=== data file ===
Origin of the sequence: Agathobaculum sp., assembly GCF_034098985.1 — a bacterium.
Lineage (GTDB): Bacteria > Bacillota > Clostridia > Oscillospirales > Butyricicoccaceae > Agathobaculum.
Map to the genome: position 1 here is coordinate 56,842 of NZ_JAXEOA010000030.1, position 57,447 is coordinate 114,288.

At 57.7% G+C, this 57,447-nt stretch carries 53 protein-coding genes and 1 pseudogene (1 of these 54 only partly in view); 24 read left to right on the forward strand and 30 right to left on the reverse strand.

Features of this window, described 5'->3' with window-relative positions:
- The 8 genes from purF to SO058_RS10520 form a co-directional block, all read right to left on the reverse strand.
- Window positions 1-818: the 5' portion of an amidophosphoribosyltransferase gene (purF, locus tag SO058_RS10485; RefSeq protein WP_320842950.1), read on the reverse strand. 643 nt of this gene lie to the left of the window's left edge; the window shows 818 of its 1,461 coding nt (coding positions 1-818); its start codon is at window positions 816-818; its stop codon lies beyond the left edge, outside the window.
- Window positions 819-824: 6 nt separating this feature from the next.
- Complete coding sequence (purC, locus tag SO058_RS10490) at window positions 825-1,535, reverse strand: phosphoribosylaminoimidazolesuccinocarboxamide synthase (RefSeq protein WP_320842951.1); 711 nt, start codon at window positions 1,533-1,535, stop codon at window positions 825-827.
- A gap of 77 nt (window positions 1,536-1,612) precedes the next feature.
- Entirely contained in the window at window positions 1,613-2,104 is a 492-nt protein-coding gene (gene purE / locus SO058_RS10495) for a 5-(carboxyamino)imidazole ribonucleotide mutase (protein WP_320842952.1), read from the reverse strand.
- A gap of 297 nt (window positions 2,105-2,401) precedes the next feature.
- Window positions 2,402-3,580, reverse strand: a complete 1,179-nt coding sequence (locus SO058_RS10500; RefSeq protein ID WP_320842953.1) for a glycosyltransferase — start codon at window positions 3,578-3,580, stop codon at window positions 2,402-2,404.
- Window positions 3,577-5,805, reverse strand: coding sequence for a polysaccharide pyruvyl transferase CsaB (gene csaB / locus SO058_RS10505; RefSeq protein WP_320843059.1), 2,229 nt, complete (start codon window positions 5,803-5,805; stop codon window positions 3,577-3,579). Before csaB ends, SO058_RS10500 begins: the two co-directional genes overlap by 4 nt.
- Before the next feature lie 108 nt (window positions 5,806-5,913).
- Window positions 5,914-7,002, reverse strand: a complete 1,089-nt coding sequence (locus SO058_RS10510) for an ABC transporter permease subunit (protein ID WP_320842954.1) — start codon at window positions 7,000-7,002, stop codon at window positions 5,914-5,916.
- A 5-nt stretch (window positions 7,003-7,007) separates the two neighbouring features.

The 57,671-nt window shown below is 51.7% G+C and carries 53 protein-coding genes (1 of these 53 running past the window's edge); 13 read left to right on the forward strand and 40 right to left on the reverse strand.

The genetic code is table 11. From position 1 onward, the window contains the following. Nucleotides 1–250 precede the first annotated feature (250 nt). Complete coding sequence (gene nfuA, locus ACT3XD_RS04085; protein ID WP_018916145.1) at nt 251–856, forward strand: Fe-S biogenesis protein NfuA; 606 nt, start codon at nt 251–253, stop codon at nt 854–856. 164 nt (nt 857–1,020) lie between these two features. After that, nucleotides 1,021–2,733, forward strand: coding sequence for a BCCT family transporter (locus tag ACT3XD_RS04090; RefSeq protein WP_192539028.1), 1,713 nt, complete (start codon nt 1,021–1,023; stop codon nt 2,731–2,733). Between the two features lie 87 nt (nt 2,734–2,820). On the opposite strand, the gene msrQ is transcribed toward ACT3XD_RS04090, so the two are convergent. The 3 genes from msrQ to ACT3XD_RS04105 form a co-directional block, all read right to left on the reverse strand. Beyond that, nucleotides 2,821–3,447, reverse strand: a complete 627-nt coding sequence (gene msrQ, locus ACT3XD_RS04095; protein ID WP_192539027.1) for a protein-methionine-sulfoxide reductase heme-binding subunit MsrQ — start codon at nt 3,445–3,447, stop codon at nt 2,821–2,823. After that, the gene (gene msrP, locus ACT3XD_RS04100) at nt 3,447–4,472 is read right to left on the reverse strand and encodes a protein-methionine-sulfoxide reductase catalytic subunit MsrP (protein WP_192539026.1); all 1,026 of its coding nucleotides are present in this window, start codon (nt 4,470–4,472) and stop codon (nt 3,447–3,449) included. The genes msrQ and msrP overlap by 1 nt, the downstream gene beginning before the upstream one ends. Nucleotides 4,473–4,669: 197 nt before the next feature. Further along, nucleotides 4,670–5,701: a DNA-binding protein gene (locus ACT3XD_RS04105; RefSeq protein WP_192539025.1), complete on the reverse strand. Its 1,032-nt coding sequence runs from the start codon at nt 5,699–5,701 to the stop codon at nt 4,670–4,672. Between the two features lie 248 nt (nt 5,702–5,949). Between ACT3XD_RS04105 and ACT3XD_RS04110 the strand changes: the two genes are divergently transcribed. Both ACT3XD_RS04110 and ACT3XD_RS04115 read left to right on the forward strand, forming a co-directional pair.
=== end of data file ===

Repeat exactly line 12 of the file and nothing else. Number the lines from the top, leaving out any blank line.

- A gap of 297 nt (window positions 2,105-2,401) precedes the next feature.